Why Women's Rights as Human Rights Rhetoric Has Failed
The absence of human rights rhetoric in domestic activism is not that surprising. We have identified five possible reasons why this seems to be the case. First, both the U.S. domestic vocabulary repertoire in relation to human rights, as well as the continuing externalization of human rights concerns, contributes to a shallow understanding of the issues involved with women's rights as human rights. For example, in the formative U.N. document, The Universal Declaration of Human Rights (adopted in 1948), the range of rights which compose the "inherent dignity" and "the equal and inalienable rights of all members of the human family" include "freedom of speech and belief and freedom from fear and want" (International human rights instruments of the United Nations, 1948-1982, 1983, p. 5). The International Covenant on Civil and Political Rights (adopted in 1966) renames these basic freedoms as "civil and political rights [and] economic, social and cultural rights" (International human rights instruments of the United Nations, 1948-1982, 1983, p. 91).
Second, we suggest, as others have argued (see Zoelle, 2000), that the unique history of the U.S. as a country built on the predominant ideologies of public democracy, capitalism, and the family as personal, create a context in which the women's rights as human rights campaign is not understood or valued. Historically, the U.S. has been primarily concerned with civil and political rights, those things that can be protected through procedural equality (or legal means) (Randall, 2002), and have delegated the substantive concerns of economic, social and cultural rights to a secondary concern (e.g. Farha, 2000). In fact, communication scholar Diane Hope goes so far as to argue that a dissociating of American civil rights and natural human rights has resulted (Hope, 1985). Given that much of the women's rights as human rights campaign has focused more on economic, social and cultural rights than on civil rights, it makes sense that little of the campaign resonates within the U.S.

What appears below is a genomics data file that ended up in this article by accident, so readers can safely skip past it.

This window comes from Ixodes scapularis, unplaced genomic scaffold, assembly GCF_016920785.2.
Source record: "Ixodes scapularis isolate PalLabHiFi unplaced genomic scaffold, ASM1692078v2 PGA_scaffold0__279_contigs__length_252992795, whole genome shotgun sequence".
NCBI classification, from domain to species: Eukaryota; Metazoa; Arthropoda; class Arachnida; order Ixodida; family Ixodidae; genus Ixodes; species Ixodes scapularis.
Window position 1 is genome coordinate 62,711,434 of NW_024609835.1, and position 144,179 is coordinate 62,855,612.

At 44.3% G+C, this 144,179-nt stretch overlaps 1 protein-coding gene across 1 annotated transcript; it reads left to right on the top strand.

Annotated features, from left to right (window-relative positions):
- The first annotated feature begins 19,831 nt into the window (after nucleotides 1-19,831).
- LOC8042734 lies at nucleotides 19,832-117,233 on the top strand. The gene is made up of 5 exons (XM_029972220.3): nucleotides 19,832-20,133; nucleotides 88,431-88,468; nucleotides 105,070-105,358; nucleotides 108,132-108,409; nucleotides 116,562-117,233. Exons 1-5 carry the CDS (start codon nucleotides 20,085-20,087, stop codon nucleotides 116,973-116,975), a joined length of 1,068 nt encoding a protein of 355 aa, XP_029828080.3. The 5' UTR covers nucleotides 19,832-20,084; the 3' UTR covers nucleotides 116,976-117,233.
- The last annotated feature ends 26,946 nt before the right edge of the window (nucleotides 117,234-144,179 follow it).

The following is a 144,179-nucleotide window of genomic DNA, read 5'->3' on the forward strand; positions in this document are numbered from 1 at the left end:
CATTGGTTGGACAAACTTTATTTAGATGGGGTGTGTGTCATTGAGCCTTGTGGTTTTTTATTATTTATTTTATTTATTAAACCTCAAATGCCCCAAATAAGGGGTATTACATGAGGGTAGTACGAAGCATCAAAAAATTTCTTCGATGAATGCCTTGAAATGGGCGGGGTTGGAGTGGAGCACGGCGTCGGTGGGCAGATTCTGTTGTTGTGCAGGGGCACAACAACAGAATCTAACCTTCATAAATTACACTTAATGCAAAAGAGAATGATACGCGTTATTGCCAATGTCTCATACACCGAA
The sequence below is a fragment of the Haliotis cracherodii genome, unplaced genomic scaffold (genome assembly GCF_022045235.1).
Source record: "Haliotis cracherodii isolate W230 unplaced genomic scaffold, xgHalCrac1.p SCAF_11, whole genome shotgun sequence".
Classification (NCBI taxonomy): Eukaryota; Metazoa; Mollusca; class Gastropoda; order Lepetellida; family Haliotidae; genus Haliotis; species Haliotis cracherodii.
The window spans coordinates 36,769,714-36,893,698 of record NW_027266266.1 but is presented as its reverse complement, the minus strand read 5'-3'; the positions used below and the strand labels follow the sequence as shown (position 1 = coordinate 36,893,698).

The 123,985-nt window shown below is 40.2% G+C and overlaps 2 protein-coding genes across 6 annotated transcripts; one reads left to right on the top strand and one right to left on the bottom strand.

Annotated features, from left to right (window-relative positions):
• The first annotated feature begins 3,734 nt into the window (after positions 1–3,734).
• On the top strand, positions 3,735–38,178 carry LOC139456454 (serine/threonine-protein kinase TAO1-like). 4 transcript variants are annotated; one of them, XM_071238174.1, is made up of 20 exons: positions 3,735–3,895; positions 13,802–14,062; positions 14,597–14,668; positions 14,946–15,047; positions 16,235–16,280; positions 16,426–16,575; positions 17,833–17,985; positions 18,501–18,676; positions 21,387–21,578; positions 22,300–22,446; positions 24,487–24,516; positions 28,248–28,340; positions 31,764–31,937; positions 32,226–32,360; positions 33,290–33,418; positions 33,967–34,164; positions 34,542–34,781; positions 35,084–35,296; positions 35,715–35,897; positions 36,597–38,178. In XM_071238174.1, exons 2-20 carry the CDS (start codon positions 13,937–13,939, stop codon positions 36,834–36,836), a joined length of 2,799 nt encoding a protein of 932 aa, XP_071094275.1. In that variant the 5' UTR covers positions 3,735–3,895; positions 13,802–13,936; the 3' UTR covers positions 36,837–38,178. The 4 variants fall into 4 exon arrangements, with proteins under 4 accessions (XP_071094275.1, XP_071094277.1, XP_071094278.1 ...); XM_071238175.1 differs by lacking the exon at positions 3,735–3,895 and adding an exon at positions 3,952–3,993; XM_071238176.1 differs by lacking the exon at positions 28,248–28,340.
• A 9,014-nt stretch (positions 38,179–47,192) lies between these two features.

Furthermore, the cultural distinction between public and private has made invisible many of the abuses of women's human rights (Bunch & Frost, 2000). Because the U.S. operates with a narrow definition of human rights, which views human rights "as solely a matter of state violation of civil and political liberties" (Bunch, 1990, p. 488), it becomes difficult to recognize the systemic and cultural violations of women's human rights, such as forced pregnancy, sex selection, girlhood malnutrition, and the feminization of poverty, as well as discriminatory policies such as encouraging heterosexual marriage and traditional family structures as a way to alleviate poverty and crime in inner city neighborhoods (Bunch, 1990; Crooms, 2000). As indicated from this list, the women who suffer most from such a narrow perspective are women who fall below the poverty line.
A part of the U.S. perception that concerns basic physical safety as a human right that only exists outside the country may be a result of the fact that there have been no wars on U.S. soil in contemporary history. As indicated in the introduction, the recent Senate hearings on confirmation of CEDAW (with the tacit approval of the Bush administration) have focused on the importance of the U.S. signing in order to help women in other parts of the world. Senators' Joseph Biden and Barbara Boxer (2002) argue for ratification of the treaty because "the horrendous plight of women in Afghanistan under the Taliban reminds us that the battle for equal treatment for women is far from won." (p. 1) What the Senators do not seem to recognize is that CEDAW will help women in the U.S., too. To recognize there are human rights violations against women and children in the U.S. every day would be to reveal flaws in a country that bases its credibility and identity on democracy.
Third, even if political rights were the only focus, the low representation of women in Congress, with 13% in the Senate and 14% in the House (White House project, n.d.) and the conservative stance (Eisenstein, 2001) of the Bush administration (e.g., as evidenced by an anti-abortion choice stance) create a lack of adequate representation for women's concerns on the national level, which clearly impacts the way women's issues are dealt with or even acknowledged in public policy-making on both the domestic and international fronts. One of the U.N. indicators for progress on implementing the Beijing Platform for Action was at least a 30% share of seats for women in parliaments and legislative bodies (International Women's Tribune Center, 2000). The U.S. Congress clearly falls short of this goal. In addition, the continued conservative movement in the U. S. poses a formidable barrier to advancing women's rights as human rights because women's rights are still generally perceived as anti-family and anti-religion (Faludi, 1991; Howard and Tarrant, 1997). Already, conservative forces have been actively speaking out against approval of CEDAW using groundless arguments about the Treaty's impact on U.S. institutions similar to those mounted against the Equal Rights Amendment in the 1970s and 1980s. (6) For example, Phyllis Shlafly, one of the organizers of the assault on the ratification of the ERA in the 1970s is already claiming that ratification of CEDAW will result in national daycare centers and textbooks that conform to feminist ideology (Hoffman, 2002).